At some point between the beginning of the seventh inning and the end of the eighth inning, Pedro Martinez wore down and lost much of his effectiveness. If it was obvious to someone like me, watching the game at home without any inside knowledge of the situation, it had to have been obvious to Grady Little. He needed to make the tough decision, to turn to his bullpen, to take out his superstar pitcher. And he didn't do it.

You can talk about curses or mystique or aura or whatever other fictional stuff you feel like talking about, but the fact is that the Boston Red Sox were in a very good position to win last night's game and they didn't, because their starting pitcher was left in for several batters too long. And ultimately, that blame falls squarely on the shoulders of Grady Little. If he makes it through the end of the month as Boston's manager, I will be incredibly surprised.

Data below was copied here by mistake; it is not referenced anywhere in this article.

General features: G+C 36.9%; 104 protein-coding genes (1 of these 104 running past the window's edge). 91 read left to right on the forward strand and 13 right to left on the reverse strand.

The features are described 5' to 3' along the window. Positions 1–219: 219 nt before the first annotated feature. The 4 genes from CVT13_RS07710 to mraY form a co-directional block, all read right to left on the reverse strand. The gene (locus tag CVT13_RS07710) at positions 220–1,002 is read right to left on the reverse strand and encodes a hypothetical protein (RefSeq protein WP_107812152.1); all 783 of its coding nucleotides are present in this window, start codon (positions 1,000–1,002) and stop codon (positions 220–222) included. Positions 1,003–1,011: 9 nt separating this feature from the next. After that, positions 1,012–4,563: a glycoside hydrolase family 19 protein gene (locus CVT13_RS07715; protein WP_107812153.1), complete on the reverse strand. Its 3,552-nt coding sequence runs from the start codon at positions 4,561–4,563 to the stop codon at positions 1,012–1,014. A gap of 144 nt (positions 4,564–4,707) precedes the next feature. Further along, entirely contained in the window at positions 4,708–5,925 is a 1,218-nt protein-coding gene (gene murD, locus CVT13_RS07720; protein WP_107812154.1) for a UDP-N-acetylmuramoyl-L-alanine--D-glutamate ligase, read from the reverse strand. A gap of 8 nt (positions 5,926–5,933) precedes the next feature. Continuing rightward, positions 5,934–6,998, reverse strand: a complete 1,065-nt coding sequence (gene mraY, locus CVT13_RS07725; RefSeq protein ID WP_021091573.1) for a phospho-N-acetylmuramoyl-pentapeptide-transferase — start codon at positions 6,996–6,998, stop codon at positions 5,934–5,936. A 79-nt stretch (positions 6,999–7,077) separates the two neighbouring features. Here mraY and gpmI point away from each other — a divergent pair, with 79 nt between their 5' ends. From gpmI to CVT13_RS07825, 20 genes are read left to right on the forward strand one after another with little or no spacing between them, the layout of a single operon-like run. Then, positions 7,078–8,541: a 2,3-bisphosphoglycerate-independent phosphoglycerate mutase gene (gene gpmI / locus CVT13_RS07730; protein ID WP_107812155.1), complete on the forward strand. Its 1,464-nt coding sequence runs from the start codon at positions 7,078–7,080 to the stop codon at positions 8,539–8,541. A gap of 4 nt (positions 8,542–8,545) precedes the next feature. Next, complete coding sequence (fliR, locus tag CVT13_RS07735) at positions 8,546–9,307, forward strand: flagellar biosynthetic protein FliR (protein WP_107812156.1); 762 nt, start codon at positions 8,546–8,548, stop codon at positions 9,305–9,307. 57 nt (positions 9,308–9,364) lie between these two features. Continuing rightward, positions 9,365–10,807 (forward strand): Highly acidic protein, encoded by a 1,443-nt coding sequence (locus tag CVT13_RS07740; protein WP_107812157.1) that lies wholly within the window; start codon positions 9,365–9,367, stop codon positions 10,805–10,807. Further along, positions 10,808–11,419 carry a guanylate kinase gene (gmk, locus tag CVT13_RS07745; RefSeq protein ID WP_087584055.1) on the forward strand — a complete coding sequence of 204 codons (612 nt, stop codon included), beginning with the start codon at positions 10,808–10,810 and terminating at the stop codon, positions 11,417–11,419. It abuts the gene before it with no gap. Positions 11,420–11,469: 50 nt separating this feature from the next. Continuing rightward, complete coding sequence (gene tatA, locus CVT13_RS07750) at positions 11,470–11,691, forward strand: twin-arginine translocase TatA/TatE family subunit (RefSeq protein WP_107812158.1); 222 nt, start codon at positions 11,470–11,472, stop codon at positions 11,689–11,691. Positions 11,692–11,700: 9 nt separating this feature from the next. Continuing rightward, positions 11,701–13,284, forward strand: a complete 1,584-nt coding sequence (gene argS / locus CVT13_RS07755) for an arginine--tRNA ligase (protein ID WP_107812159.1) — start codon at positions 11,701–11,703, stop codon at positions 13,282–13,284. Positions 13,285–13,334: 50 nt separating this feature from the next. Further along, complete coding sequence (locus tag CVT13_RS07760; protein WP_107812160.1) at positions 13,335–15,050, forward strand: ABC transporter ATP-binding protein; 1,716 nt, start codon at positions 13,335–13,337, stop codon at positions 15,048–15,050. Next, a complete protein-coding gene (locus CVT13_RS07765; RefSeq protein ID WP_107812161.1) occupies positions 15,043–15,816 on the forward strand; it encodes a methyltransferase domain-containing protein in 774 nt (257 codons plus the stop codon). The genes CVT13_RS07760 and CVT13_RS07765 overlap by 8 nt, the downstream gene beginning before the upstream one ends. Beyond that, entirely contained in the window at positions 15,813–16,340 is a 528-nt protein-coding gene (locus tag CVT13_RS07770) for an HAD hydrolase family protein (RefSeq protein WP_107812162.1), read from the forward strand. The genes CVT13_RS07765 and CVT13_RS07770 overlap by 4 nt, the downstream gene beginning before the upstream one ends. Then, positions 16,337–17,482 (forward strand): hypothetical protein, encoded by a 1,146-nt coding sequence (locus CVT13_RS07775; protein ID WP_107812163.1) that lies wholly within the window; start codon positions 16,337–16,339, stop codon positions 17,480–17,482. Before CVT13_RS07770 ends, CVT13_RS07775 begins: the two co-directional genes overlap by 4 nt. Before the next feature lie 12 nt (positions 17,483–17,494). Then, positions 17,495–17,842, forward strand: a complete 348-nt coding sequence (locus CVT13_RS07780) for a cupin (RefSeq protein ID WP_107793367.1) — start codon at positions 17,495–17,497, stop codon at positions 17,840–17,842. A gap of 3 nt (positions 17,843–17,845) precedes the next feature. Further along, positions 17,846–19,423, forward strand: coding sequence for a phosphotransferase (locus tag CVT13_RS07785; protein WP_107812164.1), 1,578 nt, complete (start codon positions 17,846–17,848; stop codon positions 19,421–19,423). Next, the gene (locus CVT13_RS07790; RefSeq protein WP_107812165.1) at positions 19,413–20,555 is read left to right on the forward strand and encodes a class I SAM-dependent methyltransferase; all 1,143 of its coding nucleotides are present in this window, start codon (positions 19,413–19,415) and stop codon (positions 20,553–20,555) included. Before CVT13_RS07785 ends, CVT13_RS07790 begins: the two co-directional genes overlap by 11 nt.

Of course, the other side of this tale is that the New York Yankees, as they have done so many times, came back and won a game in the post-season. They were down big early, their manager yanked their starting pitcher too soon instead of too late, and a cast of thousands came in from the bullpen and kept the game close.

Mike Mussina was excellent for three innings and the trio of Felix Heredia, Jeff Nelson and David Wells gave up one run in two innings of work. And then, with the game tied, Joe Torre went to his ace in the hole, bringing Mariano Rivera into the game.

All of the good adjectives for describing a pitcher have been used to describe Mariano Rivera's post-season play in the past, so I will just say that he is absolutely amazing.

During the regular-season, Rivera pitched more than one inning in just 15 of his 64 appearances. He pitched as many as two innings in just five of his 64 appearances, including zero times since the middle of July. And yet, once the post-season rolls around, he becomes a workhorse, capable of giving Joe Torre multiple innings at a time whenever it is asked of him.